The People’s Republic of China (PRC) does not recognize dual citizenship under its Nationality Law, and it is now looking at enforcing the regulation in Hong Kong. Chinese nationals who hold Canadian passports are considered only as Chinese citizens, and are not entitled to Canadian consular protection unless they declare a change of nationality. But once making the change, they risk losing the rights to live and work in the territory.
After Hong Kong was returned to Chinese rule, the former British colony enjoyed relative autonomy under the constitutional principal “One country, two systems.” But Beijing has been tightening its grip on the territory, particularly with the draconian national security law took effect on June 30, 2020.
“This is another important development potentially because it looks as if China is now applying its citizenship law to Hong Kong and forcing people to declare who they are,” Guy Saint-Jacques, the former Canadian ambassador to China, told the National Post, which first reported the Hong Kong government’s plan to remove dual citizenship.
“This is another important development potentially because it looks as if China is now applying its citizenship law to Hong Kong and forcing people to declare who they are,” said Guy Saint-Jacques. “It is something that will have to be watched.”
The potential impacts of this regulation can be drawn from the case of Sun Qian, a Chinese-Canadian who was sentenced to eight years in prison for her practice of Falun Gong, a Buddhist cultivation.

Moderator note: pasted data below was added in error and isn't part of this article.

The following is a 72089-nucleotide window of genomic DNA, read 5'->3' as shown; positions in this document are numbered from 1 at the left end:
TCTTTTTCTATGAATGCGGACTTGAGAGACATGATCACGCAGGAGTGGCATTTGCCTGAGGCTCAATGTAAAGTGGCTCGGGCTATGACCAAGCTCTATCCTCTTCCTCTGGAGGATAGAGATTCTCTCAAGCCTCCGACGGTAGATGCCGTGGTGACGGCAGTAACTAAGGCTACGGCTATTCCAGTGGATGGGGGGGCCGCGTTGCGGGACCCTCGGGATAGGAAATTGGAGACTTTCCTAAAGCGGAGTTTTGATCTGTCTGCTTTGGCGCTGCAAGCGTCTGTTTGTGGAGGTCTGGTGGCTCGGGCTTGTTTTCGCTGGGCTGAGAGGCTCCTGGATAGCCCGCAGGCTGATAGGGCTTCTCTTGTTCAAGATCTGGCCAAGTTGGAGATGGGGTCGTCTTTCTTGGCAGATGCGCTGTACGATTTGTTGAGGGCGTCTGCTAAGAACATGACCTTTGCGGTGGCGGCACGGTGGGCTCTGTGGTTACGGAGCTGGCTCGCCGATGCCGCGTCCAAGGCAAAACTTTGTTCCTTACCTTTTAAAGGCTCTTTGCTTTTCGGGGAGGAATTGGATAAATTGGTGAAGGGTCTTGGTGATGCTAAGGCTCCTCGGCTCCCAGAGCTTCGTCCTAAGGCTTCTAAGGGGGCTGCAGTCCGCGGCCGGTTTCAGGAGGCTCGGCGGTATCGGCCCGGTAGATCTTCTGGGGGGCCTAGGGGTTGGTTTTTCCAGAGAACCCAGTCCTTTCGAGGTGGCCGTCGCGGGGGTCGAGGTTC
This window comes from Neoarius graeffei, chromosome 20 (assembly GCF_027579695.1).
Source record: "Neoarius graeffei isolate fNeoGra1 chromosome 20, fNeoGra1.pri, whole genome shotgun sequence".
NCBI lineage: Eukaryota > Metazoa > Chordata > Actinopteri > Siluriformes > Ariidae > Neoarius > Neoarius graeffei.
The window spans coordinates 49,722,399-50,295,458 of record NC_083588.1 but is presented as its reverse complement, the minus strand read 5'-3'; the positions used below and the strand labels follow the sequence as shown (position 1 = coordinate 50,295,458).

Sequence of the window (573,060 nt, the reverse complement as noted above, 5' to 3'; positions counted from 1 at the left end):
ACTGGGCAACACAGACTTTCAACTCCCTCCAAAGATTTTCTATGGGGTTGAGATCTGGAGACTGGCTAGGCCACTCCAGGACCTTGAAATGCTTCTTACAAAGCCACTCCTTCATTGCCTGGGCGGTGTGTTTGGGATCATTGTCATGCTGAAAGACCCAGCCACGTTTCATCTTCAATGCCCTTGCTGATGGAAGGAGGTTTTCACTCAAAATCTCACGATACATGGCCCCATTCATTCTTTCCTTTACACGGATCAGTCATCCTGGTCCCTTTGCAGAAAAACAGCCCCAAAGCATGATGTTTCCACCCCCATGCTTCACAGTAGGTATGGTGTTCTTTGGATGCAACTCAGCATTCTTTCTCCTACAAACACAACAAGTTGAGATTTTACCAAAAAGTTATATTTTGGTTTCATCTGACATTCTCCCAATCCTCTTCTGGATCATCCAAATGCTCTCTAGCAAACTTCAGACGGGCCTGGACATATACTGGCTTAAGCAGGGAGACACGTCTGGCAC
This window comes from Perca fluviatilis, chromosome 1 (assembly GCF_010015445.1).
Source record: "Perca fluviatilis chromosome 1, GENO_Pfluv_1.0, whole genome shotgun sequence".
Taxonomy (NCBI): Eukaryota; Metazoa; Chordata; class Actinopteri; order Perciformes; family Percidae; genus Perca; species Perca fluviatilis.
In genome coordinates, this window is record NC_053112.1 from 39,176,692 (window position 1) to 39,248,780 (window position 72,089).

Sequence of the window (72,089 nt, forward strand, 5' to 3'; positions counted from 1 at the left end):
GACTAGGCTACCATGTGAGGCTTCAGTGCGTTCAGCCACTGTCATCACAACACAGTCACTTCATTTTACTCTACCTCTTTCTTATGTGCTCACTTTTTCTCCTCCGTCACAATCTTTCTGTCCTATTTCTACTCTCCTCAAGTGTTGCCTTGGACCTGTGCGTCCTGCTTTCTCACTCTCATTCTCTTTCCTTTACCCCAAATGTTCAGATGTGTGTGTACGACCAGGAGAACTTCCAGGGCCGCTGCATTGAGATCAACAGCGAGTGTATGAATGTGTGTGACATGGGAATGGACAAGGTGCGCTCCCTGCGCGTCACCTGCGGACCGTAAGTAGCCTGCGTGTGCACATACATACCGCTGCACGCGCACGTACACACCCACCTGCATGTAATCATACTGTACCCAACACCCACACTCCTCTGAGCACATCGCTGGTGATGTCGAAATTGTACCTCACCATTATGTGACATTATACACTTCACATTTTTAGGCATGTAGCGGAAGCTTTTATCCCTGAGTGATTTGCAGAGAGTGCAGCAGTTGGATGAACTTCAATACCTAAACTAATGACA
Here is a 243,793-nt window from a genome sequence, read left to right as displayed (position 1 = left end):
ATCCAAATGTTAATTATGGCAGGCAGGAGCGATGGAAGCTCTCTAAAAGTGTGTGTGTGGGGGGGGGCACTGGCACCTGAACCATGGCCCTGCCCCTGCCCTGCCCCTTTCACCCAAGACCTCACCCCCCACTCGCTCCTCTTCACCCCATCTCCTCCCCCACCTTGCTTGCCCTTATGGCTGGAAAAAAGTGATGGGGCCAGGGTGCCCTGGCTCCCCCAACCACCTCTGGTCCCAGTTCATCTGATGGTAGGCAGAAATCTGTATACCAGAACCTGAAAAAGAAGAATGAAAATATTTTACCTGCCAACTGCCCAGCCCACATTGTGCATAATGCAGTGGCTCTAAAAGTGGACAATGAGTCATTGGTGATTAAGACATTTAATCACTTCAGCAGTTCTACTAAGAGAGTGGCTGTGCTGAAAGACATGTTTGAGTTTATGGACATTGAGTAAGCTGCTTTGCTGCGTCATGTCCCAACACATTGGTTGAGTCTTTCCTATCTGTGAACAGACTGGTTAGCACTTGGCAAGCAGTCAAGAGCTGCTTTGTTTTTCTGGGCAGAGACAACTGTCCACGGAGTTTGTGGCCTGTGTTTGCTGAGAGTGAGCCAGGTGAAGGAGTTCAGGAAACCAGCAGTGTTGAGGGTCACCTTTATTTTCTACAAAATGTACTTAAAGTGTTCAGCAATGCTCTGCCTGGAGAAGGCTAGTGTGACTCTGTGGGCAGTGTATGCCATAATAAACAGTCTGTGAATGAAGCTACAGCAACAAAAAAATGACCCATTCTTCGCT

The Epoch Times reported that Sun has renounced her Canadian citizenship under suspected torture.
“The Canadian government should still see her as a Canadian citizen, should call for her immediate release, and for the Chinese authorities to cease and desist from all forms of torture and abuse,” former Liberal justice minister Irwin Cotler said in an earlier interview.
On Nov. 12, 2020, Immigration, Refugees and Citizenship Canada (IRCC) announced measures to support Hong Kong residents to come to Canada.
However, these new measures offer limited pathways for Hong Kong youth to apply for study or work permits, and later for permanent residence.
The Standing Committee on Citizenship and Immigration heard suggestions to broaden the pathway to allow more Hong Kong residents to come to Canada during a Jan. 27 committee meeting.
MP Raquel Dancho said pathways offered by the Canadian government is mostly limited to people who “will make Canada the most money when they come here,” and yet “ignoring all these blue-collar workers.”
“They are saying that you [Hong Kong residents] can come here as students, and that’s true, but then when you come here as students, they expect you to pay the international student tuition fees, which I am sure a lot of these individuals, including some who were 12 or 13 year-old when they were arrested last year [by Chinese authorities], may not have money to do so,” Avvy Yao-Yao Go, director of Chinese and Southeast Asian Legal Clinic, said at the committee hearing. “That option is just not open to them.”
“It’s important that we recognize that if these are activists—the reason why they leave Hong Kong is because of their political beliefs—then we should just treat them as people who are almost like asylum seekers,” she said.
Dancho said the major developments that jeopardize the rights of Hong Kong residents calls for an amendment to the report by the sub-committee, but the Liberal MPs voted to delay the debate until Feb. 1.